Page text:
MOTIVATION: RNA-Seq uses the high-throughput sequencing technology to identify and quantify transcriptome at an unprecedented high resolution and low cost. However, RNA-Seq reads are usually not uniformly distributed and biases in RNA-Seq data post great challenges in many applications including transcriptome assembly and the expression level estimation of genes or isoforms. Much effort has been made in the literature to calibrate the expression level estimation from biased RNA-Seq data, but the effect of biases on transcriptome assembly remains largely unexplored.
RESULTS: Here, we propose a statistical framework for both transcriptome assembly and isoform expression level estimation from biased RNA-Seq data. Using a quasi-multinomial distribution model, our method is able to capture various types of RNA-Seq biases, including positional, sequencing and mappability biases. Our experimental results on simulated and real RNA-Seq datasets exhibit interesting effects of RNA-Seq biases on both transcriptome assembly and isoform expression level estimation. The advantage of our method is clearly shown in the experimental analysis by its high sensitivity and precision in transcriptome assembly and the high concordance of its estimated expression levels with quantitative reverse transcription-polymerase chain reaction data.
AVAILABILITY: CEM is freely available at http://www.cs.ucr.edu/~liw/cem.html.
SUPPLEMENTARY INFORMATION: Supplementary data are available at Bioinformatics online.
Due to alternative splicing events in eukaryotic species, the identification of mRNA isoforms (or splicing variants) is a difficult problem. Traditional experimental methods for this purpose are time consuming and cost ineffective. The emerging RNA-Seq technology provides a possible effective method to address this problem. Although the advantages of RNA-Seq over traditional methods in transcriptome analysis have been confirmed by many studies, the inference of isoforms from millions of short sequence reads (e.g., Illumina/Solexa reads) has remained computationally challenging. In this work, we propose a method to calculate the expression levels of isoforms and infer isoforms from short RNA-Seq reads using exon-intron boundary, transcription start site (TSS) and poly-A site (PAS) information. We first formulate the relationship among exons, isoforms, and single-end reads as a convex quadratic program, and then use an efficient algorithm (called IsoInfer) to search for isoforms. IsoInfer can calculate the expression levels of isoforms accurately if all the isoforms are known and infer novel isoforms from scratch. Our experimental tests on known mouse isoforms with both simulated expression levels and reads demonstrate that IsoInfer is able to calculate the expression levels of isoforms with an accuracy comparable to the state-of-the-art statistical method and a 60 times faster speed. Moreover, our tests on both simulated and real reads show that it achieves a good precision and sensitivity in inferring isoforms when given accurate exon-intron boundary, TSS, and PAS information, especially for isoforms whose expression levels are significantly high. The software is publicly available for free at http://www.cs.ucr.edu/∼jianxing/IsoInfer.html.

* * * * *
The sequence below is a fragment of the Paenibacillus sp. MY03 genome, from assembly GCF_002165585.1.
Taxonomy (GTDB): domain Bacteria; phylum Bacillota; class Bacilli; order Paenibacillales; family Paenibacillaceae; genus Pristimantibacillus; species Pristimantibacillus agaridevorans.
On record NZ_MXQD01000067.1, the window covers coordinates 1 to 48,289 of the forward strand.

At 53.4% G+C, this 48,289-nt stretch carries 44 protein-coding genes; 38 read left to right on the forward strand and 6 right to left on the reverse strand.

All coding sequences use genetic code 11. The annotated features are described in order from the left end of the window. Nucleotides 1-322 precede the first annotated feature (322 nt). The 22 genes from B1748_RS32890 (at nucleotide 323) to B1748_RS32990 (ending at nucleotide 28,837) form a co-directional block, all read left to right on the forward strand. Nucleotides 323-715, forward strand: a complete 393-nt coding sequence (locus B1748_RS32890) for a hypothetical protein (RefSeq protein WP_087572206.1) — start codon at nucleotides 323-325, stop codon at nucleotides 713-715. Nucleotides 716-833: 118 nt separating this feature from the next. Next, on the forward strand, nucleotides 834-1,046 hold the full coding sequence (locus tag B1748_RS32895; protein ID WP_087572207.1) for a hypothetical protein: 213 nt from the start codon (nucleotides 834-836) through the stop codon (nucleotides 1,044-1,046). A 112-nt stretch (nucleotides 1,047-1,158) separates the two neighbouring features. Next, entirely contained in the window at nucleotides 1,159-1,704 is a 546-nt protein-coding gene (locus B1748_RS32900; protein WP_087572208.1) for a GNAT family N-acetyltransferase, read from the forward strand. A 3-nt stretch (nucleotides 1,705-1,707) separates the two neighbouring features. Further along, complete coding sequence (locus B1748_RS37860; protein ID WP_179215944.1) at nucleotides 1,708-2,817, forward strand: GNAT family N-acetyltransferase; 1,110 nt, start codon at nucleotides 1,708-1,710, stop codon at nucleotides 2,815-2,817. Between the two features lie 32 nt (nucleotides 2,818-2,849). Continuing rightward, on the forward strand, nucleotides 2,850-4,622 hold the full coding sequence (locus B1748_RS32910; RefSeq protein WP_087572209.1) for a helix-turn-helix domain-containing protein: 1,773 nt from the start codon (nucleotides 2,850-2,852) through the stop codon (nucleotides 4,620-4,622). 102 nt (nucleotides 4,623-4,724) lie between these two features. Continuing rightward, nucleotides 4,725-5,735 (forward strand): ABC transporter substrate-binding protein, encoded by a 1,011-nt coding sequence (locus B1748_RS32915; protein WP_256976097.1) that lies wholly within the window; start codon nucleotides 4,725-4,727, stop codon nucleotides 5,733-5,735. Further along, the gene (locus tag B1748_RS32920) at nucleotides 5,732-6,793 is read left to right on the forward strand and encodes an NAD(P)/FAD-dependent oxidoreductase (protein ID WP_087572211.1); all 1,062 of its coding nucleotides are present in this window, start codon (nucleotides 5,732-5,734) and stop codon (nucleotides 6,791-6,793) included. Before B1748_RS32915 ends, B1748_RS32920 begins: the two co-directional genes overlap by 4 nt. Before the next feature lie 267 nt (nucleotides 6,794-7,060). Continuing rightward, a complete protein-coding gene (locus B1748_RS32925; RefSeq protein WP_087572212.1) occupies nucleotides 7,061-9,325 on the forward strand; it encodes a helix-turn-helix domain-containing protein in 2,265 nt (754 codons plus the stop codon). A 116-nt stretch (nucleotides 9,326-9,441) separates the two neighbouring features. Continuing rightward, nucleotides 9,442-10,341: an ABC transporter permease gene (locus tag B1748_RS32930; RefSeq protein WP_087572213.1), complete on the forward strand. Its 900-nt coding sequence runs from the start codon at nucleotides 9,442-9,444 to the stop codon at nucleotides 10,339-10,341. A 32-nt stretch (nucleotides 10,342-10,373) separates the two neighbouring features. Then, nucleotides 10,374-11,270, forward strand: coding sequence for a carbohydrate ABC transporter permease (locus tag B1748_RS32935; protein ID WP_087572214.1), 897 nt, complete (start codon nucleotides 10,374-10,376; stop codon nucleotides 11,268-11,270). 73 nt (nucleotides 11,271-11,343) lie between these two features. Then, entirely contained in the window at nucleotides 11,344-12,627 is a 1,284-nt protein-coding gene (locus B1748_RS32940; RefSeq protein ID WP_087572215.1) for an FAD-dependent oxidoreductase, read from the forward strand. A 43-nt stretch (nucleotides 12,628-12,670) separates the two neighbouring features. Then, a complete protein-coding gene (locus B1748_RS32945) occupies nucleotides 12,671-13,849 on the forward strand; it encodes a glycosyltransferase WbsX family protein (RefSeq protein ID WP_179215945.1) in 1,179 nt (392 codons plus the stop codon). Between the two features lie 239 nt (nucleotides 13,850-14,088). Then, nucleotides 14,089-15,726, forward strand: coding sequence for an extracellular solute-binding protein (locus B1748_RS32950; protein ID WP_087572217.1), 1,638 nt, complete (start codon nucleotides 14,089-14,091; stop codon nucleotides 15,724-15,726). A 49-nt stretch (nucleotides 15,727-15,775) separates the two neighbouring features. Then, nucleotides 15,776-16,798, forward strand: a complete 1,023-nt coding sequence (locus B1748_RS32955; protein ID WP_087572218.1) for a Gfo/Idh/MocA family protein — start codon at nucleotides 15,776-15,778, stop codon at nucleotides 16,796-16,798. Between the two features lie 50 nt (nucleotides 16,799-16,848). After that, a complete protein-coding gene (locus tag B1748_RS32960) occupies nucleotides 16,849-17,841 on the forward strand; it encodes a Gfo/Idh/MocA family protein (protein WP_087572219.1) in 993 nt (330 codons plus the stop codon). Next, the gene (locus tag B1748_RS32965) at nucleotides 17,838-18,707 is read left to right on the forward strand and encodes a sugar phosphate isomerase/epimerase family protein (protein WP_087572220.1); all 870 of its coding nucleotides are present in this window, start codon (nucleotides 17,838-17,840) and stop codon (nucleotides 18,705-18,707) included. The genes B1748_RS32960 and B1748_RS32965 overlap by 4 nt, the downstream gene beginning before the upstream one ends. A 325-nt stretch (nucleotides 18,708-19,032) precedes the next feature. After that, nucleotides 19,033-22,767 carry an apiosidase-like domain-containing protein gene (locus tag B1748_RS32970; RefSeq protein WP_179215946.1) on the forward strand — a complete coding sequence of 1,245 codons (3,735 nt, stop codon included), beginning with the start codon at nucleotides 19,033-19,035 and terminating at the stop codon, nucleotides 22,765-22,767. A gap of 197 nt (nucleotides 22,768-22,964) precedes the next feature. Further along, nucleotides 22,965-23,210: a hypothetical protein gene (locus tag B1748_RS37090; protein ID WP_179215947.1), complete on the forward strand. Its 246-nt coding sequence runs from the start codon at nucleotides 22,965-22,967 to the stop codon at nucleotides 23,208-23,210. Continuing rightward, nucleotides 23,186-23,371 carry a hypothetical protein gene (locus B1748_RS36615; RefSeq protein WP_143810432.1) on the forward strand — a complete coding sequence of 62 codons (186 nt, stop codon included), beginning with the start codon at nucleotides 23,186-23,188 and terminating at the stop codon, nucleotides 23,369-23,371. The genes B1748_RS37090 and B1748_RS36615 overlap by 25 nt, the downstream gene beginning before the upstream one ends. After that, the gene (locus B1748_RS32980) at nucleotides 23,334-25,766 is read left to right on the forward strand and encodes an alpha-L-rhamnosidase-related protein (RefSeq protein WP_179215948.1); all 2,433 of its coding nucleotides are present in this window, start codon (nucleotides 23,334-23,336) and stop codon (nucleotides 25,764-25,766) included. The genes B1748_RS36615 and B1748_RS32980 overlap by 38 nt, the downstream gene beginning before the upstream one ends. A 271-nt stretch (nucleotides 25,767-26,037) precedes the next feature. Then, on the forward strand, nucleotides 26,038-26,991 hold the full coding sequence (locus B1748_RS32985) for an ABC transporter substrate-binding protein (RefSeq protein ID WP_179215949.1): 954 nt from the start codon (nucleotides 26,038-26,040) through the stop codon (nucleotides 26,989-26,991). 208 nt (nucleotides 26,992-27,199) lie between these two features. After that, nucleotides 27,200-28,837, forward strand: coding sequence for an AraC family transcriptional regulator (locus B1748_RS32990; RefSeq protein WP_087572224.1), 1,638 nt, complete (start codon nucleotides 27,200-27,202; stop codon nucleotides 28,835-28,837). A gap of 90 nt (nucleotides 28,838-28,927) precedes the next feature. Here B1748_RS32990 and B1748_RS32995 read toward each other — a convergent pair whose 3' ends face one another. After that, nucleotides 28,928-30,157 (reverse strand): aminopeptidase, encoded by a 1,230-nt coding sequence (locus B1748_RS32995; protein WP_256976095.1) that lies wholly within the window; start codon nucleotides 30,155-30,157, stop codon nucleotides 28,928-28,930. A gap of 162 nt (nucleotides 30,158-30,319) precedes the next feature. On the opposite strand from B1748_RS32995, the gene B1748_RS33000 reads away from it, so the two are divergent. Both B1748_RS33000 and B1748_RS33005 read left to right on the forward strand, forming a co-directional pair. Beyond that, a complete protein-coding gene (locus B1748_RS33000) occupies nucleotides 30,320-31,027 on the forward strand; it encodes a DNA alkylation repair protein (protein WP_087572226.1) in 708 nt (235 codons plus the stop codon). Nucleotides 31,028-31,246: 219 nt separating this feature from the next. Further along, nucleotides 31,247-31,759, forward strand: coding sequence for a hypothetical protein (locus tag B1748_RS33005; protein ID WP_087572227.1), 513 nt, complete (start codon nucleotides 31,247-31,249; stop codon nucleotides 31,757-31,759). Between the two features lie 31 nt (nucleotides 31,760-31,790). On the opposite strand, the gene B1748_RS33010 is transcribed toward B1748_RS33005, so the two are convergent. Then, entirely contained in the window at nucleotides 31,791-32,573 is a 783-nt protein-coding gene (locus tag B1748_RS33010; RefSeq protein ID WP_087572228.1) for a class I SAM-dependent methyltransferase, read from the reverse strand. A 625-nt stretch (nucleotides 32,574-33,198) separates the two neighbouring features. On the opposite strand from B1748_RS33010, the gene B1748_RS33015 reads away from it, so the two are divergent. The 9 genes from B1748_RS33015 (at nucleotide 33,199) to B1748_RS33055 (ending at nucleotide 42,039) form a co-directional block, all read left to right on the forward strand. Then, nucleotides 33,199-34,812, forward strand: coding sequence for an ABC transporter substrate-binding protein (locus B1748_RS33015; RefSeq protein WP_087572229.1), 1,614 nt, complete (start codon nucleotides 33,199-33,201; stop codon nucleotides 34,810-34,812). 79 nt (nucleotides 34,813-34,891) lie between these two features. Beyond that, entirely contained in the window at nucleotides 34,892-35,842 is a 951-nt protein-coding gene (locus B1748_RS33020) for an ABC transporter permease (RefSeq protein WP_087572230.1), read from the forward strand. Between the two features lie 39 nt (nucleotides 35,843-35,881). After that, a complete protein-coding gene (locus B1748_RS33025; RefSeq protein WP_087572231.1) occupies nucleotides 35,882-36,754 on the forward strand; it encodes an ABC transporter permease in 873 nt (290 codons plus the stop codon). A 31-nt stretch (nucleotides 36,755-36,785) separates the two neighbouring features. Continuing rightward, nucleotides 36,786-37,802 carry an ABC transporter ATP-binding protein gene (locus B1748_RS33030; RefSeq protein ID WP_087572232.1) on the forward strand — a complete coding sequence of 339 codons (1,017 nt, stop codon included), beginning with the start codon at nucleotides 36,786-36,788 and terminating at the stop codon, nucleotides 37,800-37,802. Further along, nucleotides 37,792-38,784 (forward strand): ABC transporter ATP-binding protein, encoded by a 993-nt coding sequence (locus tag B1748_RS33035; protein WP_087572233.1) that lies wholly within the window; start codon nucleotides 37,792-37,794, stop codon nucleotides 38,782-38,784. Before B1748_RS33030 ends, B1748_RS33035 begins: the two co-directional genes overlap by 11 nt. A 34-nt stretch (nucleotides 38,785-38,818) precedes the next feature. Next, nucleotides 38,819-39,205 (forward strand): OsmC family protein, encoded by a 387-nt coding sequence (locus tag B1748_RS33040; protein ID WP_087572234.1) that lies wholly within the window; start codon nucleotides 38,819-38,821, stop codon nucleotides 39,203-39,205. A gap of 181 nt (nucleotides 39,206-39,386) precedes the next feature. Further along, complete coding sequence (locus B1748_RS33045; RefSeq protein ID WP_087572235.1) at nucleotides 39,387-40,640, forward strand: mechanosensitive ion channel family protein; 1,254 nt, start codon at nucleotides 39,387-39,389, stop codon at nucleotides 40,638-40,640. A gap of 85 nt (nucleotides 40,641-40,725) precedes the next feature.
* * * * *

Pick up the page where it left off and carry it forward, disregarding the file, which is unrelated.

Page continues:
The new second generation sequencing technology revolutionizes many biology-related research fields and poses various computational biology challenges. One of them is transcriptome assembly based on RNA-Seq data, which aims at reconstructing all full-length mRNA transcripts simultaneously from millions of short reads. In this article, we consider three objectives in transcriptome assembly: the maximization of prediction accuracy, minimization of interpretation, and maximization of completeness. The first objective, the maximization of prediction accuracy, requires that the estimated expression levels based on assembled transcripts should be as close as possible to the observed ones for every expressed region of the genome. The minimization of interpretation follows the parsimony principle to seek as few transcripts in the prediction as possible. The third objective, the maximization of completeness, requires that the maximum number of mapped reads (or ?expressed segments? in gene models) be explained by (i.e., contained in) the predicted transcripts in the solution. Based on the above three objectives, we present IsoLasso, a new RNA-Seq based transcriptome assembly tool. IsoLasso is based on the well-known LASSO algorithm, a multivariate regression method designated to seek a balance between the maximization of prediction accuracy and the minimization of interpretation. By including some additional constraints in the quadratic program involved in LASSO, IsoLasso is able to make the set of assembled transcripts as complete as possible. Experiments on simulated and real RNA-Seq datasets show that IsoLasso achieves, simultaneously, higher sensitivity and precision than the state-of-art transcript assembly tools.